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State-owned firms deny involvement in US bribery case
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Officials from three state-owned companies are denying they were involved in an overseas bribery case in the United States with California-based Control Components Inc (CCI).

Dingzhou Power, Datang Power and China Resources Power Holdings were added to a list of six Chinese entities allegedly involved in the scandal, according to documents released Wednesday by the US Department of Justice, which contained the confession of Mario Covino, CCI's former director of worldwide factory sales.

Last month, officials at CCI pleaded guilty under the Foreign Corrupt Practices Act to a decade-long scheme involving billions of dollars in payoffs to officials and employees of both state-owned and private companies in dozens of countries in order to secure contracts. The company sells valves for use in power generation industries.

From 2003 to 2007, CCI admitted to making 236 corrupt payments to enterprises in 30 countries, resulting in net profits to the company of $46.5 million from sales related to the bribes, according to the Department of Justice.

The six other Chinese firms that allegedly accepted bribes, such as gifts and sightseeing trips, are: Jiangsu Nuclear Power Corp, Guohua Electric Power, China Petroleum Materials and Equipment Corp, PetroChina, Dongfang Electric Corporation and China National Offshore Oil Corporation.

After learning of the US Justice Department probe, China Resources Power began investigating the allegation within its subordinate enterprises, three of which had business dealings with CCI, according to a statement released by the company Wednesday.

Officials at China Resources Power said they uncovered no misconduct among its employees. However, they claimed two of its sales agents had taken commissions from CCI during bidding procedures. The agents were not directly employed by China Resources Power, company officials said.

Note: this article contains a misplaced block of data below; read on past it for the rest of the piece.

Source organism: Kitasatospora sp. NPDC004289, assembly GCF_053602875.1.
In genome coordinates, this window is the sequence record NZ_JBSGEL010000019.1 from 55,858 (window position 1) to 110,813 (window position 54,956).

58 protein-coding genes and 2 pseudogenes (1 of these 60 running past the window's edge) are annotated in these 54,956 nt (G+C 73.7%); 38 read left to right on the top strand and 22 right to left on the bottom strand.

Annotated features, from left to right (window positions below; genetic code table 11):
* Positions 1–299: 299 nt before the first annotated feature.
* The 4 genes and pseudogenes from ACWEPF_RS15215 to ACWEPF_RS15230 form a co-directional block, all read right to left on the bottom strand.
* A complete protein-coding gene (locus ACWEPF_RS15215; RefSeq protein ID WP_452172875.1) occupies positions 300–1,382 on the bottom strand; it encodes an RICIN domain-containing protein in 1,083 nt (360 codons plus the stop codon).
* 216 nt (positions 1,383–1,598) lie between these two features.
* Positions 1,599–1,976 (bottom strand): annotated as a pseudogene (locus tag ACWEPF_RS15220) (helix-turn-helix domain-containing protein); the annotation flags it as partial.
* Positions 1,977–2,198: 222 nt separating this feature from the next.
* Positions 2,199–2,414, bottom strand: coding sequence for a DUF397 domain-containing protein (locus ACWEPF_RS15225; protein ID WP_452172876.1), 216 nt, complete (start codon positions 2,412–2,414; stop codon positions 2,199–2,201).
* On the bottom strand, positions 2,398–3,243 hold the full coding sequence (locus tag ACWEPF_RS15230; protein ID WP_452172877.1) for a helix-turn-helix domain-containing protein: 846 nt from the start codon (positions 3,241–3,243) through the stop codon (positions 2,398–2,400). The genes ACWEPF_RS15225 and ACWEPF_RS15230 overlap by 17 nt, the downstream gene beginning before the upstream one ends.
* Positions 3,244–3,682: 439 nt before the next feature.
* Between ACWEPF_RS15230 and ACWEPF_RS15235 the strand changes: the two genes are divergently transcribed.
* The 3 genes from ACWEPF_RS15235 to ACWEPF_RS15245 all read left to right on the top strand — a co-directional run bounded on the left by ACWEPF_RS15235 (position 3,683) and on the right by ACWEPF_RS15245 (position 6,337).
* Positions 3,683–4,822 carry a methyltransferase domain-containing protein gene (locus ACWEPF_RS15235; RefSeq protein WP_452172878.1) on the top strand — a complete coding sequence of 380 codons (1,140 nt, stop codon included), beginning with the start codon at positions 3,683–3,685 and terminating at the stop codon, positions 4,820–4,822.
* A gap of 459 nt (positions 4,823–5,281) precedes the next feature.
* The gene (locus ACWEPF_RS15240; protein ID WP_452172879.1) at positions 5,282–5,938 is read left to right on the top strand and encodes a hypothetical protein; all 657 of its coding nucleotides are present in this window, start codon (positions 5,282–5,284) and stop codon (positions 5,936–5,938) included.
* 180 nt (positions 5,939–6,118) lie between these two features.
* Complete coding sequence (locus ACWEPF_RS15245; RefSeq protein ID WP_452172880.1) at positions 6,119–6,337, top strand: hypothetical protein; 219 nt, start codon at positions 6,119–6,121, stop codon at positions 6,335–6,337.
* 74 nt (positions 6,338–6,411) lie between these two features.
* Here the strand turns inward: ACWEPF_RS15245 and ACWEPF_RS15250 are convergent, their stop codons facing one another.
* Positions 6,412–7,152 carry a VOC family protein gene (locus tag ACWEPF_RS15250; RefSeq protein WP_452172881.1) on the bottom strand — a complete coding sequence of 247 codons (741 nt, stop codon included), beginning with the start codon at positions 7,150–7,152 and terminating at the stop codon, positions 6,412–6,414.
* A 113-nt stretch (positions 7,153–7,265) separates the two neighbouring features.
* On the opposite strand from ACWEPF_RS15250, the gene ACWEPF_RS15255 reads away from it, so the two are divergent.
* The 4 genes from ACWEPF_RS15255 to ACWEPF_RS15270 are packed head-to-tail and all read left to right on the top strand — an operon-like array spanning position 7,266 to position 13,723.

A Datang Power spokesperson told China Daily the company is not aware of any of its employees or subsidiaries taking bribes from CCI.

In a statement released earlier this week, Guohua Electric Power officials also denied their company was involved in any bribes.

"We had no business connections - direct or indirect - with CCI, so it is impossible for us to have taken bribes from the company," the statement read.

An official from China National Offshore Corporation who spoke to Xinhua on condition of anonymity said an internal investigation found no corroboration among its employees in the payoff case.

None of the other companies implicated in the case have made statements concerning the allegations.

While prosecutors have been under increasing pressure to investigate Chinese executives and officials allegedly involved in corrupt business deals with foreign firms, it remains unclear whether any action will be taken.

China Daily was unable to reach the Supreme People's Procuratorate on Thursday for comment on the matter.

"Chinese procuratorial branches should follow the case closely and take overseas prosecutors' evidence into account, weighing it with Chinese laws," said Ren Jianming, dean of Tsinghua University's Corruption Research Center.

Companies from Brazil, India, Malaysia, Korea and the United Arab Emirates have also been implicated for taking bribes from CCI.

(China Daily August 21, 2009)

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